Marine Corps Drops Charges In Taliban Urination Case

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Excerpted from Washington Times: The Marine Corps has suddenly dropped criminal charges against an officer in the infamous Taliban urination video case, heading off what promised to be an embarrassing pre-trial hearing for the commandant on Wednesday.

Defense attorneys for Capt. James V. Clement had won a judge’s order, over objections from Marine prosecutors, for two staff attorneys to testify in open court about how senior commanders had interfered in the case to get a guilty verdict.

The lawyers also were seeking to question Gen. James Amos, the commandant, and wanted access to his private emails.

But the criminal case ended Friday when Lt. Gen. Kenneth J. Glueck, who heads Marine Corps Combat Development Command in Quantico, Va., and was overseeing the prosecution, filed a brief court paper withdrawing the charges.

John Dowd, Capt. Clement’s principal defense counsel, had accused the commandant of engineering the largest case of unlawful command influence in the Corps‘ history.

“The withdrawal of the charges was another act of cowardice by the the commandant, his counsel and the the Judge Advocate Division of [Marine Corps headquarters] to cover up the worst case of unlawful command influence in the history of the Marine Corps, which was beginning next Wednesday to be uncovered in a hearing before the Chief Judge … on several motions to compel discovery,” Mr. Dowd said Saturday.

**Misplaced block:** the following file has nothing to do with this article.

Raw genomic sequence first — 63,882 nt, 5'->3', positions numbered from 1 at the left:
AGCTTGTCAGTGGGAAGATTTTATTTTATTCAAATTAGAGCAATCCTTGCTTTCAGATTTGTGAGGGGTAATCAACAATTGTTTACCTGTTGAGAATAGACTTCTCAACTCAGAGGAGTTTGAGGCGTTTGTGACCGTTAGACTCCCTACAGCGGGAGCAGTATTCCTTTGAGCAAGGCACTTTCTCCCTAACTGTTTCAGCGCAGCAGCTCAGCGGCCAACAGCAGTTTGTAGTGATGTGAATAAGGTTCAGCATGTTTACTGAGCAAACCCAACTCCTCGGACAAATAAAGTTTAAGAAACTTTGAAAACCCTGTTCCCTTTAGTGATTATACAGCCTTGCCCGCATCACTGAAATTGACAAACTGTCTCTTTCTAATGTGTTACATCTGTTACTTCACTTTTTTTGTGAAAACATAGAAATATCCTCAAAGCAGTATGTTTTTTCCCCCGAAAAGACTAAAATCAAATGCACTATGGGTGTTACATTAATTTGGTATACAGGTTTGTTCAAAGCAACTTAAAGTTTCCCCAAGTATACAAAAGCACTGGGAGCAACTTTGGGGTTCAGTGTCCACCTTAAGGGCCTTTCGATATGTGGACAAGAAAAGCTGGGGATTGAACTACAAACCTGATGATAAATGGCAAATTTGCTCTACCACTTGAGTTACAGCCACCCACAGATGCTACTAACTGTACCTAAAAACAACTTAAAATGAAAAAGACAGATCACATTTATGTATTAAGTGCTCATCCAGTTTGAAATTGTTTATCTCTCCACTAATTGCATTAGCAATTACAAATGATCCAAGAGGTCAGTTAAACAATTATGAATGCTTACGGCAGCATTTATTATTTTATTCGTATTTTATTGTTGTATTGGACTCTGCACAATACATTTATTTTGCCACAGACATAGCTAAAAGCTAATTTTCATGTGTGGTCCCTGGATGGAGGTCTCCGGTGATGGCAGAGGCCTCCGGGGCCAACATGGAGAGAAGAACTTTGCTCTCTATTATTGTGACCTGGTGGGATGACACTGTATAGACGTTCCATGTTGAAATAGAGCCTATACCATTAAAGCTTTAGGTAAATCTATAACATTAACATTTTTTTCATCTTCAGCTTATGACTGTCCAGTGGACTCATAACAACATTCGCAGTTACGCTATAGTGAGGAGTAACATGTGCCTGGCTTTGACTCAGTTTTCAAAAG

The defense attorney said he wanted to see email traffic between the commandant, his counsel and his legal division.

“That email traffic would have revealed that [the commandant] and his lawyers had engaged in a secret, corrupt effort to rig and control the investigations and dispositions of the so-called desecration cases until Capt. Clement refused to submit to a corrupt process [of being] charged with crimes he did not commit,” he said.

Capt. Clement’s defense counsel obtained a sworn statement from Lt. Gen. Thomas D. Waldhauser, who had been overseeing all urination cases as the convening authority. He told of a one-on-one meeting in 2012 with Gen. Amos in which the commandant said he wanted Marine defendants “crushed” via courts-martial.

Gen. Waldhauser went on to become Defense Secretary’s Chuck Hagel’s senior military adviser.

Citing that conversation, Capt. Clement’s attorneys accused the commandant of blatant unlawful command influence that denied their client a fair court-martial. They filed a motion to dismiss the charges, thus setting up a series of public pre-trial hearings on Gen. Amos‘ conduct to begin with Wednesday’s scheduled session.

Capt. Clement had been charged with dereliction of duty for not properly supervising Marines who urinated on Taliban corpses. A video of the act went viral on YouTube, drawing harsh criticism from the White House. He denies any misconduct.

Maj. James Weirick, a staff attorney at Quantico who was to testify on Wednesday, filed a complaint with the Pentagon inspector general over Gen. Amos‘ actions. An investigation is underway.

Gen. Amos, through an aide, later told Gen. Waldhauser he regretted his orders and decided to replace him.

A Marine spokesman said earlier this summer: “The commandant immediately realized that he had compromised the situation and took immediate action to ensure that the investigation and cases were given to an appropriate new convening authority who could exercise independent and unfettered discretion to take action in those cases.”

The Washington Times was not able to get an immediate comment from the Corps.

Gen. Glueck’s order did not explain why he was dropping the charges.

He ordered that Capt. Clement undergo an administrative board of inquiry, which will determine if he committed misconduct. The board can decide if he should be retained or separated under less than honorable conditions.

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